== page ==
I’m a love coach and I speak to women every single day who are struggling in their relationships. Recently, my client, Sara called me in tears, and articulated something I identified with: “I feel like I’m living in the movie Groundhog Day, where every day is the same painful experience with my husband over and over again. Something has to change.”
Or take my client, Kacey, who sent me a text the moment that she had the following realization, “I think my marriage is over. I feel frozen.”
And my client, Vivian, who is currently breaking up with her boyfriend (who she’s lived with the past two) years, doubts that the breakup will be final. Why? Well, even though he’s supposed to move out next week, they’ve been down this road before. As a result, she’s not entirely sure that they’ll go through with it.
What’s the pattern here? Among other things, there’s a common thread of feeling totally stuck. The fact is, sometimes we remain stuck in our painful relationships because we think we have to know for sure whether we’re staying in the marriage or we’re divorcing. Are we in or are we out?
There’s also a common pattern of thinking behind feeling stuck. We think we need certainty and we crave clarity in order to get certainty, somehow and from somewhere. We can’t move forward without knowing where we’re headed, right?
When a relationship is clearly in a broken place, but you’re not quite ready to give up on it and walk away, a separation provides a compassionate “pause button” that can provide you both with a gold mine of valuable information.
A separation is not staying in a holding pattern forever, it is taking small steps to gather more information and more clarity. My recommendation is to plan for 60-90 days apart before any final decisions are made. If it’s not possible to be apart physically, establish some ground rules so there still feels like some emotional separation under the same roof.
During this period of time I suggest you don’t discuss the status of the relationship to alleviate the pressure of having to know the final answer. Having to know exactly how this story ends can keep you stuck in indecision.
First, you are able to gauge your most immediate and visceral reaction to the separation, which will give you a tremendous amount of insight about where you’re at emotionally. Once you’ve lived apart for a few weeks, try asking yourself, Do we miss one another or do I feel free? With some distance comes perspective, which enables you to view the relationship dynamics without all the emotion and anger.
Additionally, separation provides a space for something new to evolve, including a stronger version of you or a different way of being together. My client, Nicole and her husband are no longer living together, but they still have a great deal of love for one another. There are some real deal-breakers in their relationship that make it unworkable at the moment, but neither are ready to walk away.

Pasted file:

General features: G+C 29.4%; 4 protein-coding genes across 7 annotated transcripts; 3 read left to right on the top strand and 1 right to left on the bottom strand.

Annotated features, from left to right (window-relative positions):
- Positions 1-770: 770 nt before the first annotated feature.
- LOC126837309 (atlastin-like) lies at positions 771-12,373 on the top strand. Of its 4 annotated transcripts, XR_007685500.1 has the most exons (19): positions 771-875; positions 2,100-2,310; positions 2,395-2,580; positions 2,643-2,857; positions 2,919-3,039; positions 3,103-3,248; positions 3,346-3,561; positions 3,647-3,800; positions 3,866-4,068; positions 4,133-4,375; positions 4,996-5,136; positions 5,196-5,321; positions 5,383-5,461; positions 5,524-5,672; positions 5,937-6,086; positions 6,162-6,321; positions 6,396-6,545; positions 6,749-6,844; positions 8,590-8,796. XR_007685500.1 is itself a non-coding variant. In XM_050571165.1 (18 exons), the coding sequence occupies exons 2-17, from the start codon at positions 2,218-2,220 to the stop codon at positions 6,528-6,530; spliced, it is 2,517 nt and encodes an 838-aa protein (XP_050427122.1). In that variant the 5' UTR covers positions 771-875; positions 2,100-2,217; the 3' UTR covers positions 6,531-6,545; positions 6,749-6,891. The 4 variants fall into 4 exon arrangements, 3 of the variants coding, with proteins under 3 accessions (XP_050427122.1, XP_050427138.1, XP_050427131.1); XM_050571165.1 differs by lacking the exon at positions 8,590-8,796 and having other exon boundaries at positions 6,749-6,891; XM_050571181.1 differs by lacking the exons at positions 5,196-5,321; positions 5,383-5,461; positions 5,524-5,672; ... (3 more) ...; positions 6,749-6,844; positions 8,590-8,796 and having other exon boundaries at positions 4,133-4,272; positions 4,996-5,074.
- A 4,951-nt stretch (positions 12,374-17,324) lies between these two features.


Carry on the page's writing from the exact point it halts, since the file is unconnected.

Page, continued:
Nicole and her husband may very well find their way back to one another, but if they do it will be the 2.0 version of them. It will look different and it will feel different. Because it needs to be different for both of them to be happy.
Now I’ll tell you a personal story, one I like to call “Driving in the Dark” …
Several years ago, my husband and I were driving to Atlanta, Georgia, from Columbus, Ohio. It was a long, nine-hour drive that we’d never driven before. With still three hours left in the trip, it became dark and a little foggy. We could only see 10 feet in front of us with our headlights on, and the roads were winding us through the mountains. But even with visibility at only 10 feet at any given time, we still made it to our destination.
It’s the same with our relationships. Sometimes, we stay stuck because we can’t see the end destination. We can’t see all the way to Atlanta from Columbus, so we never get in our cars and begin the journey. We can’t see all the stops along the way ahead of time, and that unknown keeps us paralyzed in the same spot, in the same patterns, and the same painful experiences.
We don’t have to know the end destination, we just have to take a step forward and pay attention to the information that step provides. Sometimes, our relationships just need a bit of breathing space for what wants to evolve to take hold.
Finally, here are some mental shifts to consider:
- Send compassion to your fears. This approach requires us to live in the unknown for a bit (which doesn’t always come easily or naturally).
- Try setting a specific period of time where you don’t discuss the status of the relationship (60 days for example) to alleviate the pressure of having to know the answer.
You’ll know when it’s time to answer the bigger questions regarding your relationship. Clarity will come. When you give the relationship some space, it allows for new insights, new information and even changes within ourselves to take shape and form.
As seen in: